One of the Good Guys

Five years ago today, we lost my Uncle David.  This blog post turned into me giving my first eulogy.  Please say a little prayer for my Aunt Midge today. Time passes, but the pain of this day doesn’t get much easier.

“To live in hearts you leave behind is not to die.”

My Uncle David was one of the good guys. The kind that I’m not convinced they make anymore.
A real cowboy, who used to rodeo with Chris LeDeux. Who could fix whatever, threaten to fight anyone, wasn’t afraid of anything, and liked a cold Coors Light. A guy with a booming voice, a look that made you instantly sit up straighter and say, “Yes sir!” and who constantly threatened to the kids that he was “gonna kick your butt!”

And yet, the same guy who spent part of Thanksgiving dinner playing peekaboo with my two younger cousins and used to untangle my toy puppets. A man who would give you the shirt off his back if he thought for a second you needed it. He was one of the good guys.

I don’t know if our family is like most others. Aunts and uncles here are not just people that we see once a year and who buy us crappy Christmas presents. In our family, they go to ball games and speech contests, graduations and weddings, and take you out to dinner anytime they are in town. Oh, and they buy really good presents. Aunts and uncles are part of our lives, and for that, I’m grateful.
“To live in hearts you leave behind is not to die…”

My Uncle David was one of the good guys. The kind that I’m not convinced they make anymore.


A real cowboy, who used to rodeo with Chris LeDoux. Who could fix whatever, threaten to fight anyone, wasn’t afraid of anything, and liked a cold Coors Light. A guy with a booming voice, a look that made you instantly sit up straighter and say, “Yes sir!” and who constantly threatened to the kids that he was “gonna kick your butt!”

And yet, the same guy who spent part of Thanksgiving dinner playing peekaboo with my two younger cousins and used to untangle my toy puppets. A man who would give you the shirt off his back if he thought for a second you needed it. He was one of the good guys.

I don’t know if our family is like most others. Aunts and uncles here are not just people that we see once a year and who buy us crappy Christmas presents. In our family, they go to ball games and speech contests, graduations and weddings, and take you out to dinner anytime they are in town. Oh, and they buy really good presents. Aunts and uncles are part of our lives, and for that, I’m grateful.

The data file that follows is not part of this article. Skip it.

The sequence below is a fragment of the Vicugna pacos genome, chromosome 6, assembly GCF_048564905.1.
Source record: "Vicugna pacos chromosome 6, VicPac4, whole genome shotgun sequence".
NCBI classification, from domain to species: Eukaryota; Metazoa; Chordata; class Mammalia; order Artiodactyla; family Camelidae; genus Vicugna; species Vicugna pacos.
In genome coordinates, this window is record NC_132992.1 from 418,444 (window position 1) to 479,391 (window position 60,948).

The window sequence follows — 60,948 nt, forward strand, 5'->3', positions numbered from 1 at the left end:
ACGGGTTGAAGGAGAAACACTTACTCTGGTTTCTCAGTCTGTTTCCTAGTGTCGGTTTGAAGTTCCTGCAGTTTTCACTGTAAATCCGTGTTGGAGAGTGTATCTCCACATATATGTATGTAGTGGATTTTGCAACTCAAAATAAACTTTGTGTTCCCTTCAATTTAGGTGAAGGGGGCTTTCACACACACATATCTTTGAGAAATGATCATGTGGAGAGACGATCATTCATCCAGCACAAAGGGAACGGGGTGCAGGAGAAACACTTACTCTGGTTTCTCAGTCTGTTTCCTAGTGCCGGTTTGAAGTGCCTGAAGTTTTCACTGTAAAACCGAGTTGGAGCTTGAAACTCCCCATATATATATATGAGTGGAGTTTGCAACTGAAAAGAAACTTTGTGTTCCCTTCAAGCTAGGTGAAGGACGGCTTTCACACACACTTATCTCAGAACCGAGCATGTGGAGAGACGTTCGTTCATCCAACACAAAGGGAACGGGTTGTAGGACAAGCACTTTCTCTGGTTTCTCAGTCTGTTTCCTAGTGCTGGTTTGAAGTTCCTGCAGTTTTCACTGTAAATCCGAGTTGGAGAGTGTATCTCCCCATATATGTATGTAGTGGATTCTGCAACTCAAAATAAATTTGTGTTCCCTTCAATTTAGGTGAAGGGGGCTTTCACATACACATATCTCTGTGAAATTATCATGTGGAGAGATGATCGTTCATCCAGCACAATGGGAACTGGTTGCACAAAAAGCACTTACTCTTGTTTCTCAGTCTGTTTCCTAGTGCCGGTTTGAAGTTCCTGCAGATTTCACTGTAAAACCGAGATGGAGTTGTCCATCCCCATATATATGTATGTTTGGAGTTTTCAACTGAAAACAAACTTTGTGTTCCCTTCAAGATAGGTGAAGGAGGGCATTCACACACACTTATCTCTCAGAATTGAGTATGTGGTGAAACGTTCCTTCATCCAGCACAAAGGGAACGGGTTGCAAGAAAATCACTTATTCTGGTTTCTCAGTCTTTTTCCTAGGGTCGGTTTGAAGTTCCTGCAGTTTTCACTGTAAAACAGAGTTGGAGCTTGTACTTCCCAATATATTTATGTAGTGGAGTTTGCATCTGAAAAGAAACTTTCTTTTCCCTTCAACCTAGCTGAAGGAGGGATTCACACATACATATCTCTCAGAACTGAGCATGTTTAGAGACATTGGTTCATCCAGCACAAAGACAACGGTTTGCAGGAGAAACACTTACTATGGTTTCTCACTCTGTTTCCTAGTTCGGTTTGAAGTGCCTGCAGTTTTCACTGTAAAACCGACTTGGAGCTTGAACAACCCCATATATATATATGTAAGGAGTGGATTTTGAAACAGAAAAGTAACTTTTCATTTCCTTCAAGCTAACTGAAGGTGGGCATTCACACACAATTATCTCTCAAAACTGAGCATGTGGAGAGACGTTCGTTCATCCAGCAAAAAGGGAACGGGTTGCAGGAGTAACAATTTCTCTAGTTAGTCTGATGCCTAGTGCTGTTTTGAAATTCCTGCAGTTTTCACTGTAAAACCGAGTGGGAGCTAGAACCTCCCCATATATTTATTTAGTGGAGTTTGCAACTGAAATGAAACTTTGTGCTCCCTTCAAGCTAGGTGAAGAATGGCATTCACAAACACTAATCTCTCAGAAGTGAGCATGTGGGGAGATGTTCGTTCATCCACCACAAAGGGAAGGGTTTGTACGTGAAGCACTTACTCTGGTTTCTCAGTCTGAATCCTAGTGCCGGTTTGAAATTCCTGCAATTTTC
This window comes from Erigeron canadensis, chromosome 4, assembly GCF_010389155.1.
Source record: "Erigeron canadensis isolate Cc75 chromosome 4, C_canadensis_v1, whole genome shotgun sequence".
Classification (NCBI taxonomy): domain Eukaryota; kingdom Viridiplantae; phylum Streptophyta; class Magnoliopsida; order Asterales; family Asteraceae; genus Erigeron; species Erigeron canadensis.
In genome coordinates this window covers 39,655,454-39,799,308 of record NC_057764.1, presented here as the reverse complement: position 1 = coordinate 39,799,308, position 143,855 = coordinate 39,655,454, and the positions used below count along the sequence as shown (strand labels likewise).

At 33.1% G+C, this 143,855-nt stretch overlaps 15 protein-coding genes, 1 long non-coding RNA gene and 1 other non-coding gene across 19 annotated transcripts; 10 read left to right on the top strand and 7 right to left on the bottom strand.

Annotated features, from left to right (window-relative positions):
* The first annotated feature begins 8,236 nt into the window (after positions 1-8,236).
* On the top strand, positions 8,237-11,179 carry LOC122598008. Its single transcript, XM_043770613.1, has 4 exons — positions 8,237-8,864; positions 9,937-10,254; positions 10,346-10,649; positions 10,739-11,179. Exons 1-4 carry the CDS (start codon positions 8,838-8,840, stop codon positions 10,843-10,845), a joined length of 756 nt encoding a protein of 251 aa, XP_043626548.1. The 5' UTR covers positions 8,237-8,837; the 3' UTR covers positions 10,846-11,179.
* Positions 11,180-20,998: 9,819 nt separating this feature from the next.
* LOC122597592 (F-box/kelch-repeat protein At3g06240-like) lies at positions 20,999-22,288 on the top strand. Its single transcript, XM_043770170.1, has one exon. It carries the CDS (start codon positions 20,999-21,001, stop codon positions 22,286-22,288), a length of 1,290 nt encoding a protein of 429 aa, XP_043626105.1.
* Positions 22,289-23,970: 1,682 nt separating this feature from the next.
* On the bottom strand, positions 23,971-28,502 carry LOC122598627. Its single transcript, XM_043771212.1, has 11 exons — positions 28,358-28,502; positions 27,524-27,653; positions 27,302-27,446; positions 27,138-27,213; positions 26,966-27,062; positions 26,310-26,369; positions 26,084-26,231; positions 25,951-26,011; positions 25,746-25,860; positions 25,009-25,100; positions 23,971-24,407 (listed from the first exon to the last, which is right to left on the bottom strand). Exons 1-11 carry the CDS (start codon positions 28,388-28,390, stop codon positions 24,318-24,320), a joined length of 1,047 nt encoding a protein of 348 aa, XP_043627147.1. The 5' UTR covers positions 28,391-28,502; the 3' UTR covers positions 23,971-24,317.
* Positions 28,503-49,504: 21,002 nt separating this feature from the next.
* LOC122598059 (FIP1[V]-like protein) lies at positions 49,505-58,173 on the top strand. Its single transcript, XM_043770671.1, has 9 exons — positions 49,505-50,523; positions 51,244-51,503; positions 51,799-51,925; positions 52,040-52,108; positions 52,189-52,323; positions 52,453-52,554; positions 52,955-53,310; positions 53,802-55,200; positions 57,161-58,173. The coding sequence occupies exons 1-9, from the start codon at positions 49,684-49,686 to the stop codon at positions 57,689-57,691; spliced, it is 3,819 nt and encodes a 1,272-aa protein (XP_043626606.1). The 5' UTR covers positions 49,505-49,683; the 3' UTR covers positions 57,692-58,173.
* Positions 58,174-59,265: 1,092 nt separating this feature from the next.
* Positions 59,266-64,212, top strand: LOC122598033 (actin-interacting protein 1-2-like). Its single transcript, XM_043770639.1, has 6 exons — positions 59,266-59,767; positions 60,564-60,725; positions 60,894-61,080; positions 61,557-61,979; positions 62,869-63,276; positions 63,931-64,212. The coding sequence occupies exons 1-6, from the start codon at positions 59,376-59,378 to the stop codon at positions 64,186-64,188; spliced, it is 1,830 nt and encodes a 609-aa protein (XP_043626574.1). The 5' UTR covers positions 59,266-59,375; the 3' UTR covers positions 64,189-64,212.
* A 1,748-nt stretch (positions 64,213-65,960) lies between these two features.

My Uncle David was the kind of uncle every kid should have. The only guy I knew as a kid who was brave enough to curse in front of my mother. Curse word of choice: Dammit as a new first name. (For example, my Aunt would say something that made no sense and his response would be, “Dammit, Midge!” or my mom would be worried about something or lecturing someone and his response would be, “Dammit, Sue!”)

He was the guy who everyone knew. At the State Fair, he would park himself at the corner of the pig show ring bleachers and never leave, because people who knew him just kept on coming by. He knew more about loco weed and winning a science fair than anyone you’ll ever meet. He became quasi-famous (maybe infamous is more like it) after he was quoted in the paper for this gem: “Pigs can’t read.” We were so proud.
You could always spot my Uncle David in a crowd, because he’d wear the same thing, without fail. Boots, Wranglers, solid colored shirt, black hat. He might mix it up and add a tan vest if it was cold or take his hat off at the table. For 28 years, that’s how I expected to see Uncle David.
Uncle David hated Olive Garden. But Aunt Midge and I loved it, so when they would be in town to take me out to eat, that was often the destination. He would moan and groan all the way through his shrimp alfredo. In fact, a couple of weeks ago he texted to check on me when I had a medical procedure done. I told him they had found a food allergy. His response, “Probably from that damn Olive Garden.”

Speaking of texting—if you knew Uncle David, you might find it strange that he texted. He told me he didn’t have a choice if he wanted to communicate with his grand kids. There was, however, a rule. When you wrote Uncle David, you used correct grammar and spelling if you wanted him to answer. Otherwise, you would not get a response, and would, instead, probably get the new first name described above.

And he loved to text me during Oklahoma State football games. I’m not sure if I’ve watched an OSU game in the last several years without a text from Uncle David. My favorite was the text I got the morning after Bedlam a few weeks ago. Here’s the conversation:

Uncle David: “Okay, so what hospital are you in? I saw on tv that 13 people got taken to the hospital after getting trampled while rushing the field, and I knew right away you had to be one of them.”

Me: “Ha! Well you are correct—I did rush the field—but you will be proud to know I only twisted my ankle and went to a bar and not a hospital.”

Uncle David: “I’m so proud of you for not being a dumbass.”

And you know, I’m happy I made him proud. 🙂

We lost Uncle David yesterday. A week after he was diagnosed with cancer. And Saturday, we will gather to say goodbye. I know that there will be tears, but I also know there better be one heck of a party. Because if there’s not, I’ve got a feeling that there may be a booming voice from Heaven giving the rest of us that new first name.

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